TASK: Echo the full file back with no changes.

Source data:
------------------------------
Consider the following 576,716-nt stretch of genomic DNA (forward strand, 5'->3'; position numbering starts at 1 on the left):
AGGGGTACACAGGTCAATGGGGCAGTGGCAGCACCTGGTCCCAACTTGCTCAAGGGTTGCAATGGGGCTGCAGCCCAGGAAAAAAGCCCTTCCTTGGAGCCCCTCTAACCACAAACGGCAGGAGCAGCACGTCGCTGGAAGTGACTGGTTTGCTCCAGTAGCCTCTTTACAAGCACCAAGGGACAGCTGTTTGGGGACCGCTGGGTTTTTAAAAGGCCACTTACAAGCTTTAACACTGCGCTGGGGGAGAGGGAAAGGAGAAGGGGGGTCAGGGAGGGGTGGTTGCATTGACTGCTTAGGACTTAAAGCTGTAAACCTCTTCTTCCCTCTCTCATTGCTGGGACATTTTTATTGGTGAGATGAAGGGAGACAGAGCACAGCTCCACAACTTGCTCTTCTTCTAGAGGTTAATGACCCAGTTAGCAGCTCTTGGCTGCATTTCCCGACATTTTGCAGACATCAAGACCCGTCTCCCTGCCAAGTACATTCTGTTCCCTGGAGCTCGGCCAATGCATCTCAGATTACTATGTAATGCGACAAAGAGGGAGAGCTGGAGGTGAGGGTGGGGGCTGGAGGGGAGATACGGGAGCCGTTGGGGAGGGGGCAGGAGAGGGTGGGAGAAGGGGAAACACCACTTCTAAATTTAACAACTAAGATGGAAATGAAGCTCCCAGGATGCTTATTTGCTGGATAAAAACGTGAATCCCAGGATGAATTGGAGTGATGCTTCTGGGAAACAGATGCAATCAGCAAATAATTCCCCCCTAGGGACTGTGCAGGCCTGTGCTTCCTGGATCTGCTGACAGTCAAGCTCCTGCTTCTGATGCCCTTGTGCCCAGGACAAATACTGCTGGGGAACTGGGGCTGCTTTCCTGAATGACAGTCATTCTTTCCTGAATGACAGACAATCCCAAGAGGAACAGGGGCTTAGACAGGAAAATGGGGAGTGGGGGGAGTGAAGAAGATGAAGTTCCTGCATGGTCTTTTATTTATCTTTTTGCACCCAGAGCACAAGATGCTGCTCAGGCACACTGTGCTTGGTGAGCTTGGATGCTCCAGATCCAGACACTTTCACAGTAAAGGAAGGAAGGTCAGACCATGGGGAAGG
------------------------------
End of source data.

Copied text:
Consider the following 576,716-nt stretch of genomic DNA (forward strand, 5'->3'; position numbering starts at 1 on the left):
AGGGGTACACAGGTCAATGGGGCAGTGGCAGCACCTGGTCCCAACTTGCTCAAGGGTTGCAATGGGGCTGCAGCCCAGGAAAAAAGCCCTTCCTTGGAGCCCCTCTAACCACAAACGGCAGGAGCAGCACGTCGCTGGAAGTGACTGGTTTGCTCCAGTAGCCTCTTTACAAGCACCAAGGGACAGCTGTTTGGGGACCGCTGGGTTTTTAAAAGGCCACTTACAAGCTTTAACACTGCGCTGGGGGAGAGGGAAAGGAGAAGGGGGGTCAGGGAGGGGTGGTTGCATTGACTGCTTAGGACTTAAAGCTGTAAACCTCTTCTTCCCTCTCTCATTGCTGGGACATTTTTATTGGTGAGATGAAGGGAGACAGAGCACAGCTCCACAACTTGCTCTTCTTCTAGAGGTTAATGACCCAGTTAGCAGCTCTTGGCTGCATTTCCCGACATTTTGCAGACATCAAGACCCGTCTCCCTGCCAAGTACATTCTGTTCCCTGGAGCTCGGCCAATGCATCTCAGATTACTATGTAATGCGACAAAGAGGGAGAGCTGGAGGTGAGGGTGGGGGCTGGAGGGGAGATACGGGAGCCGTTGGGGAGGGGGCAGGAGAGGGTGGGAGAAGGGGAAACACCACTTCTAAATTTAACAACTAAGATGGAAATGAAGCTCCCAGGATGCTTATTTGCTGGATAAAAACGTGAATCCCAGGATGAATTGGAGTGATGCTTCTGGGAAACAGATGCAATCAGCAAATAATTCCCCCCTAGGGACTGTGCAGGCCTGTGCTTCCTGGATCTGCTGACAGTCAAGCTCCTGCTTCTGATGCCCTTGTGCCCAGGACAAATACTGCTGGGGAACTGGGGCTGCTTTCCTGAATGACAGTCATTCTTTCCTGAATGACAGACAATCCCAAGAGGAACAGGGGCTTAGACAGGAAAATGGGGAGTGGGGGGAGTGAAGAAGATGAAGTTCCTGCATGGTCTTTTATTTATCTTTTTGCACCCAGAGCACAAGATGCTGCTCAGGCACACTGTGCTTGGTGAGCTTGGATGCTCCAGATCCAGACACTTTCACAGTAAAGGAAGGAAGGTCAGACCATGGGGAAGG